World land speed record in South Africa needs $33 million to avoid going under

Project Bloodhound, which aims to build a supersonic vehicle capable of breaking the world record for land speed, is seeking new investment to avoid bankruptcy.

Bloodhound Programme Ltd. – the company behind the project – needs to raise $33 million to keep its project going.

The company developed the Bloodhound SSC, which they designed to reach 1,000mph (1,609.3km/h). However, their first aim is to beat the previous world record of 763mph (1,227.93km/h).

The project aims to break the land speed record at a track in Hakskeen Pan, a dry mud and salt pan in the Kalahari Desert of the Northern Cape.

The company has already constructed a vehicle, which they have used in low-speed tests of up to 200mph (320km/h).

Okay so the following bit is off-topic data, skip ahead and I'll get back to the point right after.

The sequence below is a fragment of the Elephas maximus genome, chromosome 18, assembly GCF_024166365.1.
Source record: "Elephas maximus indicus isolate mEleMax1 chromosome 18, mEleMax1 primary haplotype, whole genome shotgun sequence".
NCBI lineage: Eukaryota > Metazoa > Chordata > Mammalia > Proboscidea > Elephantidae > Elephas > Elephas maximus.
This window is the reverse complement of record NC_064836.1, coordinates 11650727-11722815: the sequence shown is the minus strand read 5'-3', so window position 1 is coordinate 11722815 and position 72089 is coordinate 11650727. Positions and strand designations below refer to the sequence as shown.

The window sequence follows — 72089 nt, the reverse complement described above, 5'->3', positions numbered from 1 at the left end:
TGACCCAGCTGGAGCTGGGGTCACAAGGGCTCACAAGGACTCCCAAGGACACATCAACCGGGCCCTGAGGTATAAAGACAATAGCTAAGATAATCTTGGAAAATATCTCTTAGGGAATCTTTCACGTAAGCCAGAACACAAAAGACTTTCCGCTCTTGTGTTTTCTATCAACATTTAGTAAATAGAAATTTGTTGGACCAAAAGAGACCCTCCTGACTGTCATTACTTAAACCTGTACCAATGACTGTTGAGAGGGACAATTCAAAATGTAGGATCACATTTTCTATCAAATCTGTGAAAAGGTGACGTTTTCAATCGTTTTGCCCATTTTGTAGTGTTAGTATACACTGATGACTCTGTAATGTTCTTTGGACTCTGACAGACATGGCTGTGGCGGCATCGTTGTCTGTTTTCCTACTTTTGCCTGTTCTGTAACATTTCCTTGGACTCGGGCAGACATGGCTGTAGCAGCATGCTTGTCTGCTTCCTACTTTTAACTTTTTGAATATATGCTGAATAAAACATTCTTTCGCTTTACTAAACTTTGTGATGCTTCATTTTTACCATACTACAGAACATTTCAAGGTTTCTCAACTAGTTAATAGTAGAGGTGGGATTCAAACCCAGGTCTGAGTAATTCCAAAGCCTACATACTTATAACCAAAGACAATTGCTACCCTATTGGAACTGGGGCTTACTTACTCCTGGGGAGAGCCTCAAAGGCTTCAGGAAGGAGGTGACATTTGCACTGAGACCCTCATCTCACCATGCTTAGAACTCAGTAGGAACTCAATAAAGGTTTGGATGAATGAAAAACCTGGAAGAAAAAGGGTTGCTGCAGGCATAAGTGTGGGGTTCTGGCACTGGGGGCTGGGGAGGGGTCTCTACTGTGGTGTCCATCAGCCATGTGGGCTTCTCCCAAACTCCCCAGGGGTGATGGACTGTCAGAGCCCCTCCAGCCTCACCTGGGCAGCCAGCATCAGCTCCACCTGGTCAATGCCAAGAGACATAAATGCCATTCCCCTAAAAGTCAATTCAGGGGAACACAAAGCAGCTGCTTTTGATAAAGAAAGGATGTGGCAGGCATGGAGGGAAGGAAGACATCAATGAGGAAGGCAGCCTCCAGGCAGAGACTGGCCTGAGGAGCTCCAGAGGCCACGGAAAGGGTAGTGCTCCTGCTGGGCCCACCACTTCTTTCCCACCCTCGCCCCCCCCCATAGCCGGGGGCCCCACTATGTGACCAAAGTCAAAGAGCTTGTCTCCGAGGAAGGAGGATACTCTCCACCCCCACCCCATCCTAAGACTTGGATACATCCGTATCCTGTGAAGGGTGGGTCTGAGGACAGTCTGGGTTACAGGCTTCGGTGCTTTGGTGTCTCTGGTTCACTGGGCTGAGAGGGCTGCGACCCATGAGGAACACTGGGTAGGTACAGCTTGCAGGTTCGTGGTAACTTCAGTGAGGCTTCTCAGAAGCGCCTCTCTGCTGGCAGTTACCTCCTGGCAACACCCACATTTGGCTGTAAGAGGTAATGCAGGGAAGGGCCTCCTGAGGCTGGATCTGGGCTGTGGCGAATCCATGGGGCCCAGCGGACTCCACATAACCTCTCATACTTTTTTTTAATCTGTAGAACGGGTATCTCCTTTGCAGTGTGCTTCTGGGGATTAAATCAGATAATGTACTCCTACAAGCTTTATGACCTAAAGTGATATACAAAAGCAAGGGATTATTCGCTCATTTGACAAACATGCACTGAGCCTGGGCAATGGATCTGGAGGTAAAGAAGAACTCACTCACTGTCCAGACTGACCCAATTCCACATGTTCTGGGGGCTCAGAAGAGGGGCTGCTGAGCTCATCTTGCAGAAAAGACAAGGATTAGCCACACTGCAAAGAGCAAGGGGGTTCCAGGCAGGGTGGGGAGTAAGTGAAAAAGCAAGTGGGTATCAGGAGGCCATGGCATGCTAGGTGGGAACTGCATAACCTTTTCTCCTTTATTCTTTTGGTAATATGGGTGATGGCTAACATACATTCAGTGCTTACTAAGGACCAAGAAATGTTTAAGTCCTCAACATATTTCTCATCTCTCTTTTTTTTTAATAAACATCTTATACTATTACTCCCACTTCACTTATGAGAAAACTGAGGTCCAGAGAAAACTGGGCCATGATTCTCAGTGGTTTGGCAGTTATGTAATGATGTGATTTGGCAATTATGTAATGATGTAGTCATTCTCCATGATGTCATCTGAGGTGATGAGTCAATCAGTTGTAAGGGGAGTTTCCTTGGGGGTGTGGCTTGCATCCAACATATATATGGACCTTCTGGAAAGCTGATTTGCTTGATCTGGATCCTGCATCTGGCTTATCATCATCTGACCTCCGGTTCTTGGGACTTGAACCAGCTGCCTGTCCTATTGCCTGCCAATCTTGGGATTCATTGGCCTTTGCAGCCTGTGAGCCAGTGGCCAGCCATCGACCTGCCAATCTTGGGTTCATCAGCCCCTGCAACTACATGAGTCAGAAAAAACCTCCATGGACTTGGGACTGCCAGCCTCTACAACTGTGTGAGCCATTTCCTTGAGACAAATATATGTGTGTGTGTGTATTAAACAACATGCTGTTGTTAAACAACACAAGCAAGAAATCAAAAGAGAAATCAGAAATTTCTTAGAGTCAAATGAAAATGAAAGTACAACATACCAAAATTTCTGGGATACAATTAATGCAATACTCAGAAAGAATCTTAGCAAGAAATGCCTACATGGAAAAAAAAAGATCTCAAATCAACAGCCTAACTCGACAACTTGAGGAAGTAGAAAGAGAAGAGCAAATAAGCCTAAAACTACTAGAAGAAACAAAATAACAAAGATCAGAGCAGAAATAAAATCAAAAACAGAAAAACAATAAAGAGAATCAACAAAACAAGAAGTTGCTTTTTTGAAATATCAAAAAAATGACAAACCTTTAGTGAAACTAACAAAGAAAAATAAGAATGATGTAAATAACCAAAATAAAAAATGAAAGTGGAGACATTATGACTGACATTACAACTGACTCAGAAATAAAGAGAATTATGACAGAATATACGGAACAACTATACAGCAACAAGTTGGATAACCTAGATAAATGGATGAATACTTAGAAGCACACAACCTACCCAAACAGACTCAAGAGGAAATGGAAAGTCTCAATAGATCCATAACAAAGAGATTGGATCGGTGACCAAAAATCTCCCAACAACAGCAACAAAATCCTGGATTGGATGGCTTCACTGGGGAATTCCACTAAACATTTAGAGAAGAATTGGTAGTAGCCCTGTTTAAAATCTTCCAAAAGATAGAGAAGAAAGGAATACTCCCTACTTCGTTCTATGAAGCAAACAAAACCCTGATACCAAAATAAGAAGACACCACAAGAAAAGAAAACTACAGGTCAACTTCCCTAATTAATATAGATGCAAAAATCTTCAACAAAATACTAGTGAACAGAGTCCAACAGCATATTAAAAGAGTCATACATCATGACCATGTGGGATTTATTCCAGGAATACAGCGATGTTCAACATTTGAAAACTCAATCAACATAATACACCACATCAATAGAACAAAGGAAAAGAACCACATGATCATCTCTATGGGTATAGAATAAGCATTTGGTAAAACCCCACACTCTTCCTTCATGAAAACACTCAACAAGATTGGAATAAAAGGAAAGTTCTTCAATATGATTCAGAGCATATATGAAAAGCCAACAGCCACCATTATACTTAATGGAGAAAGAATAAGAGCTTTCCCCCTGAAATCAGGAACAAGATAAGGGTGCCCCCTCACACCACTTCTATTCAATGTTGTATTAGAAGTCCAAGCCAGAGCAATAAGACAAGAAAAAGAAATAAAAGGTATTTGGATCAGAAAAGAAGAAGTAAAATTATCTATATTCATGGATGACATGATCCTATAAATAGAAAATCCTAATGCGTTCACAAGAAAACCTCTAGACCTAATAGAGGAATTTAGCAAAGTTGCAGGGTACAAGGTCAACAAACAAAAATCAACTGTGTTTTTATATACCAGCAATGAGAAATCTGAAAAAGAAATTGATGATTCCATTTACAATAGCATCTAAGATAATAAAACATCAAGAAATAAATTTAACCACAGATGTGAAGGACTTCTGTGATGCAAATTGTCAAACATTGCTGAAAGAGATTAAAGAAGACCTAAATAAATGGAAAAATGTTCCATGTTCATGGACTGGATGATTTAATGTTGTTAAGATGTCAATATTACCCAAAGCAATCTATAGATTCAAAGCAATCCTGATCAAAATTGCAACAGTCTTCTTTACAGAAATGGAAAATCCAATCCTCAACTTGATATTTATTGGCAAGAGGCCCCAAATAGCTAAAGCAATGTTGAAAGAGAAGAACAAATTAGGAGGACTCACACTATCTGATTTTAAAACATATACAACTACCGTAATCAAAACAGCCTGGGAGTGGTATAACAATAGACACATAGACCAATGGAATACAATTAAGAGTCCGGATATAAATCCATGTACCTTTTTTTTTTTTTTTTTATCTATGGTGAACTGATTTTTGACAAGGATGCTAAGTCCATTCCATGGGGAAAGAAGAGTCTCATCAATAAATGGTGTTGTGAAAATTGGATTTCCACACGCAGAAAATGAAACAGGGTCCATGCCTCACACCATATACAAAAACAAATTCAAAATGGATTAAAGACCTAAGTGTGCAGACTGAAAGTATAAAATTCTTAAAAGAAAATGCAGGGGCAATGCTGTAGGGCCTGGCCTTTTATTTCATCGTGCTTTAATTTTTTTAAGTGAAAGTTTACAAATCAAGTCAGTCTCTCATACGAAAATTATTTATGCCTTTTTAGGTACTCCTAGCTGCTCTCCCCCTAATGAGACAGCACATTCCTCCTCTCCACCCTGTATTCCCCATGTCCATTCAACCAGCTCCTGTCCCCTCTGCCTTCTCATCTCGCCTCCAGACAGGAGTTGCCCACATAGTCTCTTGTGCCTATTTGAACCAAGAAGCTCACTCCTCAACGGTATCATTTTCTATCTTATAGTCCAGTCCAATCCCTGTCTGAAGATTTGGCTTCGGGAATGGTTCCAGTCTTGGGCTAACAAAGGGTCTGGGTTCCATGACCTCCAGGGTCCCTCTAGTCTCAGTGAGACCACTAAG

They plan to break the previous record by strapping an EJ300 jet engine to the land vehicle, which – combined with three Nucleus motors – will help propel the vehicle to the necessary speed.

After years of research and development, however, the company has exhausted its resources.

“With the right support, we have no doubt that the project will achieve its aims and could be racing for the record in as little as ten months,” said Mark Chapman, the chief engineer of Project Bloodhound.

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World land speed record in South Africa needs $33 million to avoid going under